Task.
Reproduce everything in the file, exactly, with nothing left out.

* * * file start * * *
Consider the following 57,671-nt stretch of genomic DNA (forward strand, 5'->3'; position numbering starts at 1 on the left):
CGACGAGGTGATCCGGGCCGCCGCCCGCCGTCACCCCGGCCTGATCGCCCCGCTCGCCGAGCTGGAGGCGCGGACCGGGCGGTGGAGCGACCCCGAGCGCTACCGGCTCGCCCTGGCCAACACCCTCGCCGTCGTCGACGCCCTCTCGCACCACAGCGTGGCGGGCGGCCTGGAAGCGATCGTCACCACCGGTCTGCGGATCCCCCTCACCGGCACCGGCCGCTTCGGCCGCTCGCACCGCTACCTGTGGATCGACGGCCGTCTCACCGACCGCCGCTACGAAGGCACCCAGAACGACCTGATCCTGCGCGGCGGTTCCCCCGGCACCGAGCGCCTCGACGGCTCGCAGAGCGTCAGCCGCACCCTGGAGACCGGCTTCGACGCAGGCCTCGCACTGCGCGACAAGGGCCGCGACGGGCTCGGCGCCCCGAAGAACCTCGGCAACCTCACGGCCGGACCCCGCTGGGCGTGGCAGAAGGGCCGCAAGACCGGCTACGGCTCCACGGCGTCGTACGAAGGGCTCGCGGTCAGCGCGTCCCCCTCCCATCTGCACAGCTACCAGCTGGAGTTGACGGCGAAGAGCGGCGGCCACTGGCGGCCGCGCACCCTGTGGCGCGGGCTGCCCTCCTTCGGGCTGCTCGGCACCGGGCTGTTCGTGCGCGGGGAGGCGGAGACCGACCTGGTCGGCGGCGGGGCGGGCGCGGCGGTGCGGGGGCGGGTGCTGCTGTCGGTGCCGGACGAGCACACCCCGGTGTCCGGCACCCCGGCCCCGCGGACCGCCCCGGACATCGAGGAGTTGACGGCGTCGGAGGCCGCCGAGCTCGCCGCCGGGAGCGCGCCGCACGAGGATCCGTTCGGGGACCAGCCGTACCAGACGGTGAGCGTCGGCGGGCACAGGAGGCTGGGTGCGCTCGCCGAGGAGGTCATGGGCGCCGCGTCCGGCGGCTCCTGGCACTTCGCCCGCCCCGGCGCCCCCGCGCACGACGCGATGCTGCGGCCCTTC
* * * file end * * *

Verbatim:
Consider the following 57,671-nt stretch of genomic DNA (forward strand, 5'->3'; position numbering starts at 1 on the left):
CGACGAGGTGATCCGGGCCGCCGCCCGCCGTCACCCCGGCCTGATCGCCCCGCTCGCCGAGCTGGAGGCGCGGACCGGGCGGTGGAGCGACCCCGAGCGCTACCGGCTCGCCCTGGCCAACACCCTCGCCGTCGTCGACGCCCTCTCGCACCACAGCGTGGCGGGCGGCCTGGAAGCGATCGTCACCACCGGTCTGCGGATCCCCCTCACCGGCACCGGCCGCTTCGGCCGCTCGCACCGCTACCTGTGGATCGACGGCCGTCTCACCGACCGCCGCTACGAAGGCACCCAGAACGACCTGATCCTGCGCGGCGGTTCCCCCGGCACCGAGCGCCTCGACGGCTCGCAGAGCGTCAGCCGCACCCTGGAGACCGGCTTCGACGCAGGCCTCGCACTGCGCGACAAGGGCCGCGACGGGCTCGGCGCCCCGAAGAACCTCGGCAACCTCACGGCCGGACCCCGCTGGGCGTGGCAGAAGGGCCGCAAGACCGGCTACGGCTCCACGGCGTCGTACGAAGGGCTCGCGGTCAGCGCGTCCCCCTCCCATCTGCACAGCTACCAGCTGGAGTTGACGGCGAAGAGCGGCGGCCACTGGCGGCCGCGCACCCTGTGGCGCGGGCTGCCCTCCTTCGGGCTGCTCGGCACCGGGCTGTTCGTGCGCGGGGAGGCGGAGACCGACCTGGTCGGCGGCGGGGCGGGCGCGGCGGTGCGGGGGCGGGTGCTGCTGTCGGTGCCGGACGAGCACACCCCGGTGTCCGGCACCCCGGCCCCGCGGACCGCCCCGGACATCGAGGAGTTGACGGCGTCGGAGGCCGCCGAGCTCGCCGCCGGGAGCGCGCCGCACGAGGATCCGTTCGGGGACCAGCCGTACCAGACGGTGAGCGTCGGCGGGCACAGGAGGCTGGGTGCGCTCGCCGAGGAGGTCATGGGCGCCGCGTCCGGCGGCTCCTGGCACTTCGCCCGCCCCGGCGCCCCCGCGCACGACGCGATGCTGCGGCCCTTC